“UNC’s motto is ‘Lux Libertas,’ which means light and liberty,” she said. “And personally I don’t believe that our University is being the light in this situation, and we’re not giving workers liberty.”
Owens said the letter calls for a meeting with Ross and other stakeholders involved.
Student Action with Workers, a local project of the national organization United Students Against Sweatshops, has been working to ensure UNC-system schools cut ties with the VF Corporation, which is an apparel-provider for the University, and wants the University to require apparel licensees to join the Bangladesh Safety Accord on Fire and Building Safety.
“We’re here delivering a letter to President Ross hoping that he’s going to make the right decision,” Owens said. “This is not just about workers’ rights. It’s about human rights.”
Members of the group said the VF Corporation is not ensuring the safety of its workers to the same extent as Bangladesh Safety Accord apparel licensee members. Signers of the Accord pledge to contribute money to independent inspections and maintenance of the buildings, among other things.
“The Accord is this new revolutionary way of making sure these factories are safe,” said Senior Olivia Abrecht, who is a Student Action with Workers member. “It functions despite any government that might not be willing to enforce its own rules. It allows labor unions to have a voice in the process and thereby allows workers to have a voice in the process.”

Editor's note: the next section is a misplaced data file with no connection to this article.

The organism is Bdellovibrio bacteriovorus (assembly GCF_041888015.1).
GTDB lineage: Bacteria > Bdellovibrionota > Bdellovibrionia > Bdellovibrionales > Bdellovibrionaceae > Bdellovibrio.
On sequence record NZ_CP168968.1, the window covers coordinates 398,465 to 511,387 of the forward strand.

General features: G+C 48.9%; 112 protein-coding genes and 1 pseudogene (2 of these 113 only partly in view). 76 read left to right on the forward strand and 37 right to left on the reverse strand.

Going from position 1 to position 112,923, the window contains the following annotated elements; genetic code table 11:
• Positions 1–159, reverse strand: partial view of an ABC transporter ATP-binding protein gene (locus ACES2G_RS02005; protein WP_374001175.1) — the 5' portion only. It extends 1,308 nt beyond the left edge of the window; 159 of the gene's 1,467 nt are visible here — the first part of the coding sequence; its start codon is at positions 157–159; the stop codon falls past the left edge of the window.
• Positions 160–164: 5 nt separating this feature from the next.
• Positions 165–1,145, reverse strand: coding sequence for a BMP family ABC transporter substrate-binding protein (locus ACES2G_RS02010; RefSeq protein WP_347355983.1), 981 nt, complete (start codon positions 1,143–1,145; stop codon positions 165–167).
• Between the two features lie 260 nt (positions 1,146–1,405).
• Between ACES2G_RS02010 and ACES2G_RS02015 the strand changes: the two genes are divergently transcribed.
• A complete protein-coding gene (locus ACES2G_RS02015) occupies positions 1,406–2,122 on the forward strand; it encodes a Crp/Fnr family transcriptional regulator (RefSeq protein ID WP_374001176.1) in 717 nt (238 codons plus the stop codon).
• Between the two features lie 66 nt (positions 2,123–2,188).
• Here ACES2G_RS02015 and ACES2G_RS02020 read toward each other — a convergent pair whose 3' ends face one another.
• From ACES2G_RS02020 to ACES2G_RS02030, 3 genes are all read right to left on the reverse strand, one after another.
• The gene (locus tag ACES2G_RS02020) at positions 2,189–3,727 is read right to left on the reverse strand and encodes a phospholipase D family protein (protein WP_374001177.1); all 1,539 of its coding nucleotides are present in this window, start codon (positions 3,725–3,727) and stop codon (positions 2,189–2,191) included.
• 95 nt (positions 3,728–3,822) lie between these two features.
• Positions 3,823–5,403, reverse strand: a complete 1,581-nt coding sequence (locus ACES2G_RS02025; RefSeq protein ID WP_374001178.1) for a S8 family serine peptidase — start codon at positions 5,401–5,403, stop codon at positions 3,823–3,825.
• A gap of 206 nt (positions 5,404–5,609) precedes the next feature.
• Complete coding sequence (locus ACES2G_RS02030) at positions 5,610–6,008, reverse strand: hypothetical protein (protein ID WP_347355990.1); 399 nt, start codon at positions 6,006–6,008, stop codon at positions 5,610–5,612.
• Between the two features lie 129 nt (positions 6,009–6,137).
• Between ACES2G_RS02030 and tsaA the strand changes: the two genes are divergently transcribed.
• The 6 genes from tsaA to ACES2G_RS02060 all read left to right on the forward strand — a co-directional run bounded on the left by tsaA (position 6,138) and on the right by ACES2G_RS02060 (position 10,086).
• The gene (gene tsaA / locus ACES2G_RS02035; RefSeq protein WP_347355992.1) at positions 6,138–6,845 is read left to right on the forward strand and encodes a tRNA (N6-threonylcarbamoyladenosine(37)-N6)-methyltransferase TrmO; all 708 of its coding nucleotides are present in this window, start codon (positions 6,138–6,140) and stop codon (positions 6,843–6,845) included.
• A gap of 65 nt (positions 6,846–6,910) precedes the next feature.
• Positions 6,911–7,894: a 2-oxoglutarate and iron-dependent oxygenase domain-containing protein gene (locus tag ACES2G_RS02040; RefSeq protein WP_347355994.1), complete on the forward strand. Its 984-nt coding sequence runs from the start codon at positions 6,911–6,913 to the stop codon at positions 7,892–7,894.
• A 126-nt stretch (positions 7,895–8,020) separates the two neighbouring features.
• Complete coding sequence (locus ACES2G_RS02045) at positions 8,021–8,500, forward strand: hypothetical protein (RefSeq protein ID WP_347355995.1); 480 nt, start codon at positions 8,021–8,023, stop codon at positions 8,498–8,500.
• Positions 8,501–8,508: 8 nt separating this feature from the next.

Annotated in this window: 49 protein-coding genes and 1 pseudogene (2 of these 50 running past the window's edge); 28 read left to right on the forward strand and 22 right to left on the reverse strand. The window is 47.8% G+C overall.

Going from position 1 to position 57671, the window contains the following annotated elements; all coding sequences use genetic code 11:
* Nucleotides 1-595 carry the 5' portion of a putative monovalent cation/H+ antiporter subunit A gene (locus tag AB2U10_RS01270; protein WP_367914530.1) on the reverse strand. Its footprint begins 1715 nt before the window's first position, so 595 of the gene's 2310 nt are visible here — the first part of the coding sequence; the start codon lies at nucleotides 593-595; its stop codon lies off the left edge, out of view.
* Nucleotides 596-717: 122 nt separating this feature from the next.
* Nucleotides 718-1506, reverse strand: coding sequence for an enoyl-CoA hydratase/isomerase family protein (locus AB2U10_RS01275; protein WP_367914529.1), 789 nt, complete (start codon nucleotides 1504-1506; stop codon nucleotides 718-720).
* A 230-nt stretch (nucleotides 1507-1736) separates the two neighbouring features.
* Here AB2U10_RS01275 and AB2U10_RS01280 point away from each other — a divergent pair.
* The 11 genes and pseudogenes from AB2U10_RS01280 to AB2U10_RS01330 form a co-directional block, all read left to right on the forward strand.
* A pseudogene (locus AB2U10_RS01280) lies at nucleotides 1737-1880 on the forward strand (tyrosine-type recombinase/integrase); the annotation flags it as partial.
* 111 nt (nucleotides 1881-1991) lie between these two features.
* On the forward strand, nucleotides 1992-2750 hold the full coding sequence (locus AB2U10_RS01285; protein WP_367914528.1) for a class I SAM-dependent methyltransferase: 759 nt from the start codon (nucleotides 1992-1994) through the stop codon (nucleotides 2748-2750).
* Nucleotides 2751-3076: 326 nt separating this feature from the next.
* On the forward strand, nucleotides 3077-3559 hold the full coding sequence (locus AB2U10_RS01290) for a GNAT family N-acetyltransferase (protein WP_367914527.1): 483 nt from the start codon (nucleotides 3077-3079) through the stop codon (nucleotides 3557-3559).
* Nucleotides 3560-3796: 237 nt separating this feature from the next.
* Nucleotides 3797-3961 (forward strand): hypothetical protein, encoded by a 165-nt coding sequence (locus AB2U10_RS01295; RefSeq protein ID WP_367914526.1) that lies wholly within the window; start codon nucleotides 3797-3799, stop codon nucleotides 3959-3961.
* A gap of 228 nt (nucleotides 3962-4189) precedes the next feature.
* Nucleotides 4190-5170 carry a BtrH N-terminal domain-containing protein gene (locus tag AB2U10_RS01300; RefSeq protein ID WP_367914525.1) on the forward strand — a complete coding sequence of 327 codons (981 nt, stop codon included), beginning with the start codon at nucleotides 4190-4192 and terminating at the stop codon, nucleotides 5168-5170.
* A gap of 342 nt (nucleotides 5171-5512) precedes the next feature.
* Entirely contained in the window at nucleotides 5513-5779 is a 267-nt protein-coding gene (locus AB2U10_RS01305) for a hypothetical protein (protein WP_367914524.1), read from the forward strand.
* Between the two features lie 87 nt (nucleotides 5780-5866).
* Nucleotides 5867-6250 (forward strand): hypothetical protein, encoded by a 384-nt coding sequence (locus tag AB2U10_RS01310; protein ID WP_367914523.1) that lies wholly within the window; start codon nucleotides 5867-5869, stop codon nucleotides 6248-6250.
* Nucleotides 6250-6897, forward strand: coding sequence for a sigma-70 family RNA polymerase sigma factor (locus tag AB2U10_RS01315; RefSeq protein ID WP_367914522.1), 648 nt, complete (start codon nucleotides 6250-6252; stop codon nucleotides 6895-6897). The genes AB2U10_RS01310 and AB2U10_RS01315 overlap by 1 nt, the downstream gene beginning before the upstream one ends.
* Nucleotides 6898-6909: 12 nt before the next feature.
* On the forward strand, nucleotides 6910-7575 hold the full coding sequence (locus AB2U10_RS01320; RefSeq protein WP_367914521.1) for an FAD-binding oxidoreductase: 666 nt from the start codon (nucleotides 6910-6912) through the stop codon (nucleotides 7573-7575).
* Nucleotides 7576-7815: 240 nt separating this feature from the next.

Abrecht said the VF Corporation is a member of the Alliance for Bangladesh Worker Safety, not a member of the Accord, which she feels doesn’t protect workers as well.
David Harrison, assistant vice president for legal affairs for the general administration, and Bridget Bishop, staff attorney, met with the members after they presented the letter to discuss the next steps.
Bishop said they sent out a memorandum on Friday to UNC-system schools to research what they are doing and to request data.
“So what we’re doing is gathering the information because we don’t know,” Harrison said.
“We have to figure out who’s doing what where. So we’re asking them who’s sourcing their licensed material in Bangladesh, what it is, where they do it.”
Bishop said Abrecht and other stakeholders will have the opportunity to speak at a future date. She could not guarantee Ross would be at that meeting.
“We definitely are taking it seriously,” Bishop said.